It Takes a Village Health Worker: The key to healthy communities in eastern Burma / Myanmar

CPI trained and supported Village Health Workers are often the only source of health care in the community.

In a Karen village of chickens and woven-thatch homes is “Aunty,” a traditional woman with her hair in a bun. She teaches about hand washing, latrines and nutrition, and tests for and treats malaria. Aunty is chosen by the community, and she’s there to help 24/7.

Village Health Workers like Aunty are trained in a variety of critical basic services — delivering babies, first aid, immunizing children, monitoring and treating infectious disease, community health education — that are the foundation of a healthy community. Aunty makes dozens of home visits just to provide diarrhea prevention, education and treatment, part of the 90,000 community health home visits made annually by CPI’s village health workers in 133 villages.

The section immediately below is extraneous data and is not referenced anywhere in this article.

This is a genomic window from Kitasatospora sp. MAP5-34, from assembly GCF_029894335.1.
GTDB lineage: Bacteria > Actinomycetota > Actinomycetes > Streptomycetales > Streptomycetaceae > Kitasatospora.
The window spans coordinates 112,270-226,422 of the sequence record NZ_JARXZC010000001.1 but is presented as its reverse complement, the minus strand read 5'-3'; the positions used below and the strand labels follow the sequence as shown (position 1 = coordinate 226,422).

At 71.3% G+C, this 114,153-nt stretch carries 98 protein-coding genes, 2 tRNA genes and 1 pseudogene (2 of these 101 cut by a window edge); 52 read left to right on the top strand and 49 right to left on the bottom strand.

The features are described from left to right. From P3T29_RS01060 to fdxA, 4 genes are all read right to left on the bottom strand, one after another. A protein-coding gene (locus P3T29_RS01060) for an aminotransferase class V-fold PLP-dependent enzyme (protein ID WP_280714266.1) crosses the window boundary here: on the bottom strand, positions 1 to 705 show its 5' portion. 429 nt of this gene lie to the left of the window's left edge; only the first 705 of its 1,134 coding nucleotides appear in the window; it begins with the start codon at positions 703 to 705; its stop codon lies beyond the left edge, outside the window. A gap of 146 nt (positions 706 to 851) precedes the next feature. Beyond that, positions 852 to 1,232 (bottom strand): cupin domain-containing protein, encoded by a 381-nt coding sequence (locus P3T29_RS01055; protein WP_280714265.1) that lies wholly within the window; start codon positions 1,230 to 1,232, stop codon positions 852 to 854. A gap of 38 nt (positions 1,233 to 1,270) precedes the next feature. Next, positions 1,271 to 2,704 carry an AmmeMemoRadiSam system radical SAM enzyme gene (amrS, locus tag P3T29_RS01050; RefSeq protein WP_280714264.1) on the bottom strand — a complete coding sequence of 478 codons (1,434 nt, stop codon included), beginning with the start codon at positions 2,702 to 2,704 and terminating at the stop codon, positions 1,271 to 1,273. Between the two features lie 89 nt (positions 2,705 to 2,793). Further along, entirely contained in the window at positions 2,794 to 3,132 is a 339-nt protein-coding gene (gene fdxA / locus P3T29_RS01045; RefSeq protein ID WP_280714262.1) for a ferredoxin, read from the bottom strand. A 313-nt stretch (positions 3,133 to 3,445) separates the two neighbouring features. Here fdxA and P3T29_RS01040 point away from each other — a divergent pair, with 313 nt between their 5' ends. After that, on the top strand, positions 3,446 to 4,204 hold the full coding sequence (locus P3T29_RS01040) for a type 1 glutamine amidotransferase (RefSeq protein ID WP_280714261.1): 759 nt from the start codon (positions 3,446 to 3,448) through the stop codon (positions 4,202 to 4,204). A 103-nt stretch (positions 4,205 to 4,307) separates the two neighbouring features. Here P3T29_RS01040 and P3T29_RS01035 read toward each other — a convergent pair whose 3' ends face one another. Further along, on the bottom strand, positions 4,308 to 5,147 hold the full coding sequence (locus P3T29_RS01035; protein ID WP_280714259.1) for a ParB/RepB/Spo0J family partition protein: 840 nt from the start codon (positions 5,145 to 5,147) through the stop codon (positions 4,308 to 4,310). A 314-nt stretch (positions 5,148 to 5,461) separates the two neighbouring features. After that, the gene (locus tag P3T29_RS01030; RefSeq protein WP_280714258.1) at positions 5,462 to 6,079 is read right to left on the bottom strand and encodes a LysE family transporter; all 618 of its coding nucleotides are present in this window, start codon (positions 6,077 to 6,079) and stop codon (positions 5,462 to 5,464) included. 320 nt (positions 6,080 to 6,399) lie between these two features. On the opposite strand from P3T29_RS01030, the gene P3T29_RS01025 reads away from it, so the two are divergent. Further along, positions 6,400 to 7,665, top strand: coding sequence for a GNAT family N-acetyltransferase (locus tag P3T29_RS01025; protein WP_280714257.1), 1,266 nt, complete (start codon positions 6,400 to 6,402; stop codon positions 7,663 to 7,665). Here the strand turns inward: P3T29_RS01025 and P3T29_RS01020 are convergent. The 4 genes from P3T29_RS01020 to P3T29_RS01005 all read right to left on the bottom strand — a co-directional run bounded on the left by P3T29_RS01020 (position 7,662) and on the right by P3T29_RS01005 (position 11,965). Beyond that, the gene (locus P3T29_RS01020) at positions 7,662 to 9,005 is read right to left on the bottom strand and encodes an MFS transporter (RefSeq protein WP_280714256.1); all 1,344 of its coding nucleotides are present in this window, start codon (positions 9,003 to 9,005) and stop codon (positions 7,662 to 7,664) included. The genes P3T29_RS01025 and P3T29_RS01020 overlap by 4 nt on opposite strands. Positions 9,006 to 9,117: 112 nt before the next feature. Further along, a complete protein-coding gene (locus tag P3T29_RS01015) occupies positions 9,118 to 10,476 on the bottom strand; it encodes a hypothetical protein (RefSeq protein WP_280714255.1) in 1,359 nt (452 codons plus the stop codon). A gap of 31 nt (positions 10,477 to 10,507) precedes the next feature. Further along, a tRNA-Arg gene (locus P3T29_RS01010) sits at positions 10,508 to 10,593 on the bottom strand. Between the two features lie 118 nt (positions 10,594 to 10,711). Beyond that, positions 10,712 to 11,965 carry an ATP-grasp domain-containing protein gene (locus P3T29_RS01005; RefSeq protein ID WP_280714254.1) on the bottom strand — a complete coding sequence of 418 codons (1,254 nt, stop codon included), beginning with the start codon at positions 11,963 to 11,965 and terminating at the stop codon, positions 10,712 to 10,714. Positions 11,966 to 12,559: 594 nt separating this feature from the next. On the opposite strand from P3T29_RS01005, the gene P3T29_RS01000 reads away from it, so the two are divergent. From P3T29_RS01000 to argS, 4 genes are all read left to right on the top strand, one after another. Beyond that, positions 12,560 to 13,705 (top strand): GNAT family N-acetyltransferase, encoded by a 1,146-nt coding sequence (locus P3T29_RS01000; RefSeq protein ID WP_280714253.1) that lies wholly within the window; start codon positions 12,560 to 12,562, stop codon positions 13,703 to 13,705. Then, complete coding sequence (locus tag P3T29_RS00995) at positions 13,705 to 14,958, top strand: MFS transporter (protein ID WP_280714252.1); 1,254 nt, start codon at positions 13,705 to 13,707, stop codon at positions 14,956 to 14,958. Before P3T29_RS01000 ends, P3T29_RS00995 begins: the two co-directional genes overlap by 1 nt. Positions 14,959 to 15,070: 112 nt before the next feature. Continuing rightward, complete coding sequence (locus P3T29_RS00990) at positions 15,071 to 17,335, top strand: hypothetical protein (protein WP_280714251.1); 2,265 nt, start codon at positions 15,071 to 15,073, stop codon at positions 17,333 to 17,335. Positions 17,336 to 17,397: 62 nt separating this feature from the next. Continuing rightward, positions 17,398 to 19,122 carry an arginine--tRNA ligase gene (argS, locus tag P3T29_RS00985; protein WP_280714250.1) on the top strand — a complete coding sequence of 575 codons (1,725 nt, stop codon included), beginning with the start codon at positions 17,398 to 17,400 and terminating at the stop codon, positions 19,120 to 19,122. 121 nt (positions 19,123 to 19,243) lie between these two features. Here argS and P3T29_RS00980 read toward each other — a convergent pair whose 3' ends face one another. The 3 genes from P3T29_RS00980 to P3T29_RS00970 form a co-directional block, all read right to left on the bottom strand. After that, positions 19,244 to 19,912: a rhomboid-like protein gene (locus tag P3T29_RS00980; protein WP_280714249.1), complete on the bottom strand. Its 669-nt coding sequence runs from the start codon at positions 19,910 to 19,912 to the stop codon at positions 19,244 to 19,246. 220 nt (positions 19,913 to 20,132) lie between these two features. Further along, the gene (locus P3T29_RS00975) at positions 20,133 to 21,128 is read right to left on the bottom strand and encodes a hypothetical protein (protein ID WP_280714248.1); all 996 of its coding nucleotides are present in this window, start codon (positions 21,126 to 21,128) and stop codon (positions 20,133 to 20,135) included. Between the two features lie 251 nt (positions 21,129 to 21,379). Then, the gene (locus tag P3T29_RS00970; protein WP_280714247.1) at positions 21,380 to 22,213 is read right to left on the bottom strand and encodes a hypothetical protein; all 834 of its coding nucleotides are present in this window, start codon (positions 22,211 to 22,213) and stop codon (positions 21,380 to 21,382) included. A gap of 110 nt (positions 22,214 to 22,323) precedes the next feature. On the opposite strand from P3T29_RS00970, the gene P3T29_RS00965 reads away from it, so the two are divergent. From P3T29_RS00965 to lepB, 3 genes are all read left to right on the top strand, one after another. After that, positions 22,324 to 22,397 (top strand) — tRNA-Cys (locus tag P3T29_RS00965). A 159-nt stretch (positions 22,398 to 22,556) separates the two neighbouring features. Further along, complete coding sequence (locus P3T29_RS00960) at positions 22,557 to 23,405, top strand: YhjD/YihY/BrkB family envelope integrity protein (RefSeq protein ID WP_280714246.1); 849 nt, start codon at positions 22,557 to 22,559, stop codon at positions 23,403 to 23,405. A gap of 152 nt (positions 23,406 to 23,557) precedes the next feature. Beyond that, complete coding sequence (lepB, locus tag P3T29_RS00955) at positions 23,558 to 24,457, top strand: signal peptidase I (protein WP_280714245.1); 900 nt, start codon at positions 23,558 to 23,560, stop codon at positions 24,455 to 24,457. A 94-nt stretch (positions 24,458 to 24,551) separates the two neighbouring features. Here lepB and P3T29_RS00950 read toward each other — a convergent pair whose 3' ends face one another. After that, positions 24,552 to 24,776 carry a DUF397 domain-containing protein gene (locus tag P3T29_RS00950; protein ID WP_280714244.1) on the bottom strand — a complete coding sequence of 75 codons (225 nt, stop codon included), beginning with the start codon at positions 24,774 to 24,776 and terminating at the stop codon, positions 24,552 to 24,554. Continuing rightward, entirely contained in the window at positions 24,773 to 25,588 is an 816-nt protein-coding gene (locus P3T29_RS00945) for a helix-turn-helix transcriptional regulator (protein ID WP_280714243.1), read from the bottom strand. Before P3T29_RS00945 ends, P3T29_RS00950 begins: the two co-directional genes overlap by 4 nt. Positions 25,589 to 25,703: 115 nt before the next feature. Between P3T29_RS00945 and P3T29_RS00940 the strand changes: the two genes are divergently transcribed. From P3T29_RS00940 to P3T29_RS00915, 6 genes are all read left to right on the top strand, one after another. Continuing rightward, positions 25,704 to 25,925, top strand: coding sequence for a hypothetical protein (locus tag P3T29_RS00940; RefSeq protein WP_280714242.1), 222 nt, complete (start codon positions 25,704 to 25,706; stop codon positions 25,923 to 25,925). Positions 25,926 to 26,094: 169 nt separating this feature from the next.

“The village health worker model is about bringing the services to the people rather than the people to the services,” says CPI’s Health Director, Dr. T. Lee. “This approach is not dependent on ongoing international aid, but becomes self-sustaining, embedded in the community.”

CPI's Village Health Worker program: A cost-effective local-global approach to Community Health and Malaria Control